Cat and Mouse 1967
Katz und Maus (original title)
1h 32min | Drama, War | June 1971 (Poland)
A film adaptation of the book by the same name written by Günter Grass. Pilenz, the narrator, revisits places of his WWII childhood in Nazi Germany, going through memories regarding his relationship to Mahlke, an old “friend” of his.
Though I have no knowledge about the political background of Germany during the Nazi era, and though I don’t have any ideas about what “Cat and Mouse” stands for, I still think this film is truly great. What I like the most about this film is the techniques. There are many surreal scenes in this film. These surreal scenes, which contain some deep meanings unknown to me, are sometimes very funny, sometimes very haunting, and most of them are full of undescribable feelings. Many scenes are shocking, sad, nostalgic, and beautiful at the same time, especially the scenes when the characters are suddenly and amazingly transformed into deformed dolls. I feel like laughing everytime the cat appears, though I don’t know why the cat has that effect on me. The scene when the boy is dancing on the ship is also outstanding. I wish this film or its director could be as famous as, if not more than, “The Tin Drum” or “If.” “Cat and Mouse”, while as sharply satirical as those two films, still has a profound effect on personal feelings. Though I don’t know how well this film reflects the political, military, social, or historical issues, at least I know that, after seeing this movie, I looked at cats in a different way for some time.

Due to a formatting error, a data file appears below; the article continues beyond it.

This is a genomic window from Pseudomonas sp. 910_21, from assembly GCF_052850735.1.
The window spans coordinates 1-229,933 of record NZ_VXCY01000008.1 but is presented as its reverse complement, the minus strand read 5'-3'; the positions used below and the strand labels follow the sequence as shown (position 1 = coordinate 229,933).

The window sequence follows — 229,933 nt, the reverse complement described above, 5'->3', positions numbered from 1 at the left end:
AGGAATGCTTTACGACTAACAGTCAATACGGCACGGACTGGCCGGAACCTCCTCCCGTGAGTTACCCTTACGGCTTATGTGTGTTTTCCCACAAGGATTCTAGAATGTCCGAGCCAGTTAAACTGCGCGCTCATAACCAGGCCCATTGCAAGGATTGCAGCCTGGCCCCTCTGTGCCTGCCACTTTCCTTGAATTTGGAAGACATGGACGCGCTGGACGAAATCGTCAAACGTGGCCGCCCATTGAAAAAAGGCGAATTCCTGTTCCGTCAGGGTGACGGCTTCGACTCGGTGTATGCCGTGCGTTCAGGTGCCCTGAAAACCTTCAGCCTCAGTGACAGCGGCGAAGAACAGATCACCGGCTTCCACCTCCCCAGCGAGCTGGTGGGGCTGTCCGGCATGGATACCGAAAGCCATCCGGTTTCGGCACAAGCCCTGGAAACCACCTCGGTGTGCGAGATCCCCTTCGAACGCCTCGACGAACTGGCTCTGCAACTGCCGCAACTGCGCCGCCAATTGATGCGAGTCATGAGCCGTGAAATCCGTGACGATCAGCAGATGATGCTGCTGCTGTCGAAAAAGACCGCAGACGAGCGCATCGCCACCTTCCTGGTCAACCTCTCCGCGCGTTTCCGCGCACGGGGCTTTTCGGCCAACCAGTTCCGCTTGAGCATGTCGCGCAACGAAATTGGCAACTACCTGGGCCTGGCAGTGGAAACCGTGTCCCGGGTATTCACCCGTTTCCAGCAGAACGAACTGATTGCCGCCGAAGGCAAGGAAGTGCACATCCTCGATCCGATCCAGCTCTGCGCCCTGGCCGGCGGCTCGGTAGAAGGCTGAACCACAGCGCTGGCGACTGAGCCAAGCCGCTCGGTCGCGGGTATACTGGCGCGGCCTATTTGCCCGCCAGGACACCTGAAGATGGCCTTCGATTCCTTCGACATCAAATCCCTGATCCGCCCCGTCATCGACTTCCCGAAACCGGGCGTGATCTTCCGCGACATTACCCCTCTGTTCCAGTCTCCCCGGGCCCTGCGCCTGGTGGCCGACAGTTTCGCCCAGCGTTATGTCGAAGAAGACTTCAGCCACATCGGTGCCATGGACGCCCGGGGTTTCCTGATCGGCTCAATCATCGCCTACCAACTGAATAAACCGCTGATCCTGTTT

Director: Hans Jürgen Pohland
Writers: Günter Grass (novel), Michael Hinz
Stars: Lars Brandt, Peter Brandt, Claudia Bremer
Country: West Germany | Poland
Release Date: June 1971 (Poland)
Also Known As: Cat and Mouse
Filming Locations: Gdansk, Pomorskie, Poland
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